Gill and Howard’s rose-filled garden

Under the shade of Roath Park wild gardens is a romantic rose garden, designed, pruned and mown by Gill and Howard.

Gill is a retired laboratory assistant for the coal board before moving in to educational work, and Howard is a retired chemist. They have lived in this house for the past 33 years.

How did your garden develop?

IMG_6894GILL: The basic garden layout has not changed since we moved in. The people before us were an older couple, and the garden was wild. We still have some of the original roses, which are probably 60 years old. The roses have to be replaced every so often.

The pond was dug by Howard for my 40th birthday. He looks after the fish, but keeps finding that the herons are taking them.

How do you design your garden?

GILL: I… don’t. I have some thoughts about what I would like. Someone drove in to the front wall last year, so we had to rebuild the wall, and I replaced the majority of the plants as they were damaged. I had Monty Don’s jewel garden as a basic concept, so I was attempting a mix of bright purples and oranges and reds. I also have an area that is more like a woodland to the side of the house. I like to plant up spring bulbs to pop in there. We have also widened the pathways around the house, and we move pots around when they come in to flower. The cherry tree and the rowan by the front wall are both self-seeded trees, which we have kept and shaped. We have a maple that we planted when we moved in to the house. The branches are now spreading out after removing a competing tree, and I have planted a black elder to complement the leaves.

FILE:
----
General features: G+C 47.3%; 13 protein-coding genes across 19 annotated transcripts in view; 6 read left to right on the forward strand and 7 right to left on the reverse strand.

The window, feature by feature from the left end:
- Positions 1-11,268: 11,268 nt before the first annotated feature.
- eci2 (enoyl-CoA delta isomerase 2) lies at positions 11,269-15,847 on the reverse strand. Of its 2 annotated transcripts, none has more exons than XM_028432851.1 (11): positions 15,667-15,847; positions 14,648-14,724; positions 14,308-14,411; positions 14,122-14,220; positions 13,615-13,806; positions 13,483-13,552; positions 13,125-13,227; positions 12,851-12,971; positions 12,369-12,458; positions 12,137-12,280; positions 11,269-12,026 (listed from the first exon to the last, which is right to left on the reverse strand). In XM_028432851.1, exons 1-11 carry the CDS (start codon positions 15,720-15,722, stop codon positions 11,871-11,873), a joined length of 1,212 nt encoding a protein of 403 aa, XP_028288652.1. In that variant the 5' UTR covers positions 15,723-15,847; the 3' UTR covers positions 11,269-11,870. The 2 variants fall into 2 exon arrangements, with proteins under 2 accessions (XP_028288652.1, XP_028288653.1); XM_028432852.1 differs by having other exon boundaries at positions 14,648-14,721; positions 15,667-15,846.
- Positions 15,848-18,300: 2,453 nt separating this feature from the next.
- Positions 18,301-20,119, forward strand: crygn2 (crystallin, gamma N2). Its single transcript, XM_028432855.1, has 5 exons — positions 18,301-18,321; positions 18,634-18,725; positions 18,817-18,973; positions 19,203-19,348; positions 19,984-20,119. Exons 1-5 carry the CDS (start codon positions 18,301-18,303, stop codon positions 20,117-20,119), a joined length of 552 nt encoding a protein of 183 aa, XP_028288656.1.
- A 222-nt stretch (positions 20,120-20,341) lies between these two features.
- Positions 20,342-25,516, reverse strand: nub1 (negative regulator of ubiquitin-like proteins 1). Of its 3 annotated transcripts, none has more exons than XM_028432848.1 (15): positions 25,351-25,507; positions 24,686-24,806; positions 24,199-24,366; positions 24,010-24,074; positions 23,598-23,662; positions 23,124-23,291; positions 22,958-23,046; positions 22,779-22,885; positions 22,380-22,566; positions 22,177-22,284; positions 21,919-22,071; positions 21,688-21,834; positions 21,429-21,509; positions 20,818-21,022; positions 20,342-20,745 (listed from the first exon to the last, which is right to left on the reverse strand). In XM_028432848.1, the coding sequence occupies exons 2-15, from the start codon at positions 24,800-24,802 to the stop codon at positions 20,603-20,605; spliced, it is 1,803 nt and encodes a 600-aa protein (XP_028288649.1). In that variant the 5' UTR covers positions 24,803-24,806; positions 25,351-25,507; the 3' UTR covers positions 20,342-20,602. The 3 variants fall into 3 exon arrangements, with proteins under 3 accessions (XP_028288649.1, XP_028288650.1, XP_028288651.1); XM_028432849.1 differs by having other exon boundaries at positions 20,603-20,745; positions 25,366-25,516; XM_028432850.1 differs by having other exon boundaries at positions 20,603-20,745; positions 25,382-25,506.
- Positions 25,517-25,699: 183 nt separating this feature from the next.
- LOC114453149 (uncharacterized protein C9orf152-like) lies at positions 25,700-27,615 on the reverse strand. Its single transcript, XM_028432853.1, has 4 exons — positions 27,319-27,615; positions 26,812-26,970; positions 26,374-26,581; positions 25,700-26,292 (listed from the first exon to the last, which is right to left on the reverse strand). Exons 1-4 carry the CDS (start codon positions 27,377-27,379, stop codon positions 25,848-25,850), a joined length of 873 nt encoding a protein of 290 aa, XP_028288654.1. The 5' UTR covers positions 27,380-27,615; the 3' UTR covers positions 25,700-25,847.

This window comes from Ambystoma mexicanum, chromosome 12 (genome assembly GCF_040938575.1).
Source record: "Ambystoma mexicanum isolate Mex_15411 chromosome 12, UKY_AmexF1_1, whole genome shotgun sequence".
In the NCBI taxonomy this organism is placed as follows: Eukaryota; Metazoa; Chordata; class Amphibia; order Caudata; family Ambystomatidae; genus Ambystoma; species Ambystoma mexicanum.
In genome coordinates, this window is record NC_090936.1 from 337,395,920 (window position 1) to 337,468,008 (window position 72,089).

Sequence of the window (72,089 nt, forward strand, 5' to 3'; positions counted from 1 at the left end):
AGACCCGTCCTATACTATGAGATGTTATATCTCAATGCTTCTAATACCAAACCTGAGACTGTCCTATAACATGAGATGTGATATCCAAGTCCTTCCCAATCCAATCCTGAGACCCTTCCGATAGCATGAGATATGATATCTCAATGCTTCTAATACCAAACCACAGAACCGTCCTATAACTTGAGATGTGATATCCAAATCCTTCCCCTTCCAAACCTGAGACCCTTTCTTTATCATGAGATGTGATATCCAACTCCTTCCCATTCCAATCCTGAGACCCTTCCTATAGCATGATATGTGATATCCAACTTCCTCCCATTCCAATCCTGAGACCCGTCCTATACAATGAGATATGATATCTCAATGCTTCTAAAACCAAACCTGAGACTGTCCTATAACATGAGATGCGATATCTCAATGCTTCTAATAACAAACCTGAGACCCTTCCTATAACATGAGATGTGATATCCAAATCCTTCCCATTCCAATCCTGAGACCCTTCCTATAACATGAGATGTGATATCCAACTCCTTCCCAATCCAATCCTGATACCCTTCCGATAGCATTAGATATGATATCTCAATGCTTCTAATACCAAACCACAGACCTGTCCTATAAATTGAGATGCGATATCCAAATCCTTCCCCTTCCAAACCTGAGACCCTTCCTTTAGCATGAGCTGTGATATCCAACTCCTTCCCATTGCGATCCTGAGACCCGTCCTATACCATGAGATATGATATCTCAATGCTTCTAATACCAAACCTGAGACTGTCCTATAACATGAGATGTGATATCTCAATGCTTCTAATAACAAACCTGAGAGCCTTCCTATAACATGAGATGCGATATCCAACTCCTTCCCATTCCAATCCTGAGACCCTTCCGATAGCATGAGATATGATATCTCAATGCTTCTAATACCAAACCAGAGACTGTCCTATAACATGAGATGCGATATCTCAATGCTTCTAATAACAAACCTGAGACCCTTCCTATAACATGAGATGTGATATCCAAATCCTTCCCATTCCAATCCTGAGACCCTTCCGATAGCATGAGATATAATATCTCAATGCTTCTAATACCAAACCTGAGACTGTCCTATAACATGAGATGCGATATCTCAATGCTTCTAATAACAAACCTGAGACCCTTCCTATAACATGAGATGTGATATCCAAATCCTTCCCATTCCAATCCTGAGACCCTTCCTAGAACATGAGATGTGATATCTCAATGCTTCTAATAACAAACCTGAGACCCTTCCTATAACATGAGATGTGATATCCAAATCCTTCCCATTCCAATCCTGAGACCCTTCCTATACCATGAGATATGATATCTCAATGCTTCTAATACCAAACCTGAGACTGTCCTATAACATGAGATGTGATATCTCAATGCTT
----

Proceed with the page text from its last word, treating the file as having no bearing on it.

We have joined the National Trust, and I seem to be visiting these wonderful places and always coming away with a new plant.


How do your surroundings influence your garden?

HOWARD: When we moved in to the house, the walls were dirty from the pollution from the road vehicles. I could clean it up with chemicals, but the dirt kept coming back. I planted a Virginia creeper to try and protect the house from the pollution, but it was requiring me to cut it back three times a year, and I was too busy, so I removed this vigorous climber and we have replaced it with roses and clematis. We have to paint the house to keep the walls from looking dirty now.

GILL: When we moved in, the trees in Roath Park wild gardens were about half the height. They would probably reach the house if they fell over now. However they provide shade during the summer, but allow the light through in the winter.

HOWARD: The adjacent road has a magnolia tree avenue, which is stunning. It takes work to clear up the huge number of leaves generated from these trees each autumn.

Plans for the future of your garden?

GILL: I think from now on, whenever a rose is replaced, I will start ensuring that the roses have a good scent as well.

While Gill and Howard may think they don’t plan their garden, they have nevertheless created a garden where you want to spend time. Roses will always make me want to stop and appreciate the different colour combinations and the scents of the garden. A perfect rose bloom seems to beg for someone to appreciate it’s beauty.



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